• Damage to vehicles.

  • Losses in transit. Commercial property insurance typically covers losses on or near the insured company's location, not losses that occur in transit or off-site.

  • Loss due to employee dishonesty: Business owners must purchase a separate employee dishonesty policy or fidelity bond to protect against these losses.

  • Income loss: If a business closes due to damage, it could lose significant income. Business property insurance doesn't cover this, but business income insurance — often included in a BOP — does.

How much does it cost?

The median business property insurance costs $63 per month for plans with a $1,000 deductible and $60,000 policy limit, according to Insureon, a small-business insurance marketplace. This means the business owner would have to pay $1,000 out of pocket for damages before insurance kicks in. At that point, the insurance company would pay no more than $60,000 in claim settlements.

Businesses generally pay monthly premiums to insure property, unless they choose to pay a year’s worth of premiums at once. The costs vary from company to company. Policy prices are based on a wide variety of factors, including but not limited to:

  • The value of the building or property: The more a building is worth, the higher the premium.

  • The value of physical assets associated with the business: A business with few physical assets of value will tend to have a lower monthly premium.

  • Level of coverage: If a business needs additional coverage to protect it from earthquakes, this will generate a higher premium. The same goes for if a business owner selects a special causes of loss form instead of a basic or broad one.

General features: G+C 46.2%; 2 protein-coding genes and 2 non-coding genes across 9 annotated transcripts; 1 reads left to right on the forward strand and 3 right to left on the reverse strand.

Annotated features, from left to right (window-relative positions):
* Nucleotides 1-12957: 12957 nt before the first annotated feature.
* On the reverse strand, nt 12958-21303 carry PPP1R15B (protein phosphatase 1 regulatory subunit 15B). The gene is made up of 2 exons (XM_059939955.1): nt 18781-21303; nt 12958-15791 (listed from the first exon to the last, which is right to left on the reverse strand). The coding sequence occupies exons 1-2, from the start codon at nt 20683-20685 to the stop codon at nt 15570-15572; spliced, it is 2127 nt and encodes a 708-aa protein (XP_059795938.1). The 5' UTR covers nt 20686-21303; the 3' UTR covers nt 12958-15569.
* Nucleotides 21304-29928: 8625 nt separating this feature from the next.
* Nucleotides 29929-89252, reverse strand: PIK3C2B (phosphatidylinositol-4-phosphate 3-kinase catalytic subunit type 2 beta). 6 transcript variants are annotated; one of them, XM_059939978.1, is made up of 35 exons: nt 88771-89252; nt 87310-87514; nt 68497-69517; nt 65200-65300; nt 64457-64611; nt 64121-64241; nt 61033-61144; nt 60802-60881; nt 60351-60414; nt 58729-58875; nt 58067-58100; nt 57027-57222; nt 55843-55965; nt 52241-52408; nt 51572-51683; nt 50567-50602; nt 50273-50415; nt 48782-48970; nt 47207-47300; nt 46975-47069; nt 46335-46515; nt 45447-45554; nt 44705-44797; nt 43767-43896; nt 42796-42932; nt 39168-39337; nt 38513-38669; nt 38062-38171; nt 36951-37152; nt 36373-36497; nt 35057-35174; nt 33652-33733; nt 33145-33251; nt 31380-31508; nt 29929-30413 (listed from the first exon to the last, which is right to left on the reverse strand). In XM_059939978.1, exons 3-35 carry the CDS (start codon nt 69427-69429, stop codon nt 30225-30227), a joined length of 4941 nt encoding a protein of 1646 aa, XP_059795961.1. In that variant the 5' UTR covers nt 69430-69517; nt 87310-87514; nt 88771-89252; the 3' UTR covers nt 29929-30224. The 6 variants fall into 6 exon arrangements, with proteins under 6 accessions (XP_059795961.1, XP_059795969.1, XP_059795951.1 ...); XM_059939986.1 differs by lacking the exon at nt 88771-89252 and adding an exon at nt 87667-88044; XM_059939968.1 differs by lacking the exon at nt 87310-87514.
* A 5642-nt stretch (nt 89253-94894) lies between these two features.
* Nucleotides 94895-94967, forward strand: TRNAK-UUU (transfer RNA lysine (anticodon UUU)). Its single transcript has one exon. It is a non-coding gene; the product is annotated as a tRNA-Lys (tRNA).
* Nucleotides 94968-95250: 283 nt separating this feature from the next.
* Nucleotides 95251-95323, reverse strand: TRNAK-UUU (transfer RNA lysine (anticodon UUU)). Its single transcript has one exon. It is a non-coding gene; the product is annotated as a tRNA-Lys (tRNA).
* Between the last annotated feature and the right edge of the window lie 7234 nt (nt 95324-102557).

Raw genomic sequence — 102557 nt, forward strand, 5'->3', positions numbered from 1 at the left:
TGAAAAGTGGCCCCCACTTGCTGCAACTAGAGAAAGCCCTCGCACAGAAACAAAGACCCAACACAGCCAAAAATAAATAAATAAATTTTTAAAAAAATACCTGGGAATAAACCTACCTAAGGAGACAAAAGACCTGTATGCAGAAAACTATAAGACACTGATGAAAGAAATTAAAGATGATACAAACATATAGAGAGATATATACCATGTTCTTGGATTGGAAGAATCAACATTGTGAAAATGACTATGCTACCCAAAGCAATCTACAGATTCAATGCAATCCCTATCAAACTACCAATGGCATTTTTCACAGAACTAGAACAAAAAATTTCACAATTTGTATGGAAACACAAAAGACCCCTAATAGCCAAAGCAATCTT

• Actual cash value coverage or replacement cost coverage: ACV insurance covers the cost of replacing the lost or damaged property with something of comparable quality, minus depreciation for age, as well as wear and tear. RC coverage, meanwhile, doesn’t factor in depreciation and reimburses the business owner for the entire cost of replacing the lost or damaged item. Premiums for ACV insurance tend to be cheaper because they offer less coverage.

  • Building construction: Newer buildings built with fire-resistant materials and up-to-date electrical systems will be less expensive to insure than older buildings without these features.

  • Industry: Manufacturing businesses carry a higher level of risk for property damage than office-based businesses, for example, and will generate a higher premium.

  • Location: Your rate can depend on your location's crime rates, proximity to a fire station and fire hydrant and frequency of dangerous weather events.

  • Security: If the business has a security system, premiums will be lower.

Where do I get business property coverage?

Major business property insurance carriers include Chubb, Travelers, Liberty Mutual, American International Group (AIG), Berkshire Hathaway, CNA Financial, Hartford Financial Services and Nationwide. Call providers for quotes if you're interested in purchasing insurance.